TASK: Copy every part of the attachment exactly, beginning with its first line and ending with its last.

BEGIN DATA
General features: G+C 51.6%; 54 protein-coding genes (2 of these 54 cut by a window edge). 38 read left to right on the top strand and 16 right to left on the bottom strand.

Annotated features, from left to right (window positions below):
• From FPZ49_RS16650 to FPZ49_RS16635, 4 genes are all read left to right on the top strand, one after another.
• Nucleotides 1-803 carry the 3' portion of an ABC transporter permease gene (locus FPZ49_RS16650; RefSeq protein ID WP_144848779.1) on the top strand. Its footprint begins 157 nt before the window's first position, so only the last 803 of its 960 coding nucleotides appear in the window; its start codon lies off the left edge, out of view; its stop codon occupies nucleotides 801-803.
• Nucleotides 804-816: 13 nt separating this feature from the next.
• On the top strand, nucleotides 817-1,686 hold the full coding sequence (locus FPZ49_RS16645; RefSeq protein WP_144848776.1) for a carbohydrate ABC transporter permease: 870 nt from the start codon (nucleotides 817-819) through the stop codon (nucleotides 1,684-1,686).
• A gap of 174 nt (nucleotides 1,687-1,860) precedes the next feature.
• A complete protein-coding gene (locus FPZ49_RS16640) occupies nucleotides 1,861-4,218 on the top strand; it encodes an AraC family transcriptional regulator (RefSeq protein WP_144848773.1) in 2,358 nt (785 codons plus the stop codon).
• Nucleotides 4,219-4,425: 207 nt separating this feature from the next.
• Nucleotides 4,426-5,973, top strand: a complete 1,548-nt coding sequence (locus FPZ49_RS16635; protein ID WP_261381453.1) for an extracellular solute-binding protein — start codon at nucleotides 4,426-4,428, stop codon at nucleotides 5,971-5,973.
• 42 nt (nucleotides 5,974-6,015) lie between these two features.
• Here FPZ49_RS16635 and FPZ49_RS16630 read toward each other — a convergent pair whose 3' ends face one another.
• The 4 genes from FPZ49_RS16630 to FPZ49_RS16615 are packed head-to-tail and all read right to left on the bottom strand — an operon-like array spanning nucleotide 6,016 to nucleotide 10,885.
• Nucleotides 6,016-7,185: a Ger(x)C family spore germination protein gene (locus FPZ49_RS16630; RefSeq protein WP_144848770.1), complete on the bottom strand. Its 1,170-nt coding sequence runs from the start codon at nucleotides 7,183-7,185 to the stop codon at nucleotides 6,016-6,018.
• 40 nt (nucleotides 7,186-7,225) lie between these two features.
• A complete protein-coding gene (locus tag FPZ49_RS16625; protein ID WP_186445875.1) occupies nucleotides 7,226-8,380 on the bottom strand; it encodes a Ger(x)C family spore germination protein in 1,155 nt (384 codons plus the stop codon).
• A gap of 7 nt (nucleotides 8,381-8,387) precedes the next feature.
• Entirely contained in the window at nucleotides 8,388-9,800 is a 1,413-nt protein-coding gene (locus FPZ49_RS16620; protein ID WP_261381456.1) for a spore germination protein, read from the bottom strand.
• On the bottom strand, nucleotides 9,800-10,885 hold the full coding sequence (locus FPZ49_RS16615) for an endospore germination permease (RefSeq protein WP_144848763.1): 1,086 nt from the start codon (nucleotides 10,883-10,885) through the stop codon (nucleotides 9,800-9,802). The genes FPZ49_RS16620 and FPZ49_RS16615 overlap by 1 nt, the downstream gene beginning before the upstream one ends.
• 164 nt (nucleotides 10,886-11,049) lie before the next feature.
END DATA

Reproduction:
General features: G+C 51.6%; 54 protein-coding genes (2 of these 54 cut by a window edge). 38 read left to right on the top strand and 16 right to left on the bottom strand.

Annotated features, from left to right (window positions below):
• From FPZ49_RS16650 to FPZ49_RS16635, 4 genes are all read left to right on the top strand, one after another.
• Nucleotides 1-803 carry the 3' portion of an ABC transporter permease gene (locus FPZ49_RS16650; RefSeq protein ID WP_144848779.1) on the top strand. Its footprint begins 157 nt before the window's first position, so only the last 803 of its 960 coding nucleotides appear in the window; its start codon lies off the left edge, out of view; its stop codon occupies nucleotides 801-803.
• Nucleotides 804-816: 13 nt separating this feature from the next.
• On the top strand, nucleotides 817-1,686 hold the full coding sequence (locus FPZ49_RS16645; RefSeq protein WP_144848776.1) for a carbohydrate ABC transporter permease: 870 nt from the start codon (nucleotides 817-819) through the stop codon (nucleotides 1,684-1,686).
• A gap of 174 nt (nucleotides 1,687-1,860) precedes the next feature.
• A complete protein-coding gene (locus FPZ49_RS16640) occupies nucleotides 1,861-4,218 on the top strand; it encodes an AraC family transcriptional regulator (RefSeq protein WP_144848773.1) in 2,358 nt (785 codons plus the stop codon).
• Nucleotides 4,219-4,425: 207 nt separating this feature from the next.
• Nucleotides 4,426-5,973, top strand: a complete 1,548-nt coding sequence (locus FPZ49_RS16635; protein ID WP_261381453.1) for an extracellular solute-binding protein — start codon at nucleotides 4,426-4,428, stop codon at nucleotides 5,971-5,973.
• 42 nt (nucleotides 5,974-6,015) lie between these two features.
• Here FPZ49_RS16635 and FPZ49_RS16630 read toward each other — a convergent pair whose 3' ends face one another.
• The 4 genes from FPZ49_RS16630 to FPZ49_RS16615 are packed head-to-tail and all read right to left on the bottom strand — an operon-like array spanning nucleotide 6,016 to nucleotide 10,885.
• Nucleotides 6,016-7,185: a Ger(x)C family spore germination protein gene (locus FPZ49_RS16630; RefSeq protein WP_144848770.1), complete on the bottom strand. Its 1,170-nt coding sequence runs from the start codon at nucleotides 7,183-7,185 to the stop codon at nucleotides 6,016-6,018.
• 40 nt (nucleotides 7,186-7,225) lie between these two features.
• A complete protein-coding gene (locus tag FPZ49_RS16625; protein ID WP_186445875.1) occupies nucleotides 7,226-8,380 on the bottom strand; it encodes a Ger(x)C family spore germination protein in 1,155 nt (384 codons plus the stop codon).
• A gap of 7 nt (nucleotides 8,381-8,387) precedes the next feature.
• Entirely contained in the window at nucleotides 8,388-9,800 is a 1,413-nt protein-coding gene (locus FPZ49_RS16620; protein ID WP_261381456.1) for a spore germination protein, read from the bottom strand.
• On the bottom strand, nucleotides 9,800-10,885 hold the full coding sequence (locus FPZ49_RS16615) for an endospore germination permease (RefSeq protein WP_144848763.1): 1,086 nt from the start codon (nucleotides 10,883-10,885) through the stop codon (nucleotides 9,800-9,802). The genes FPZ49_RS16620 and FPZ49_RS16615 overlap by 1 nt, the downstream gene beginning before the upstream one ends.
• 164 nt (nucleotides 10,886-11,049) lie before the next feature.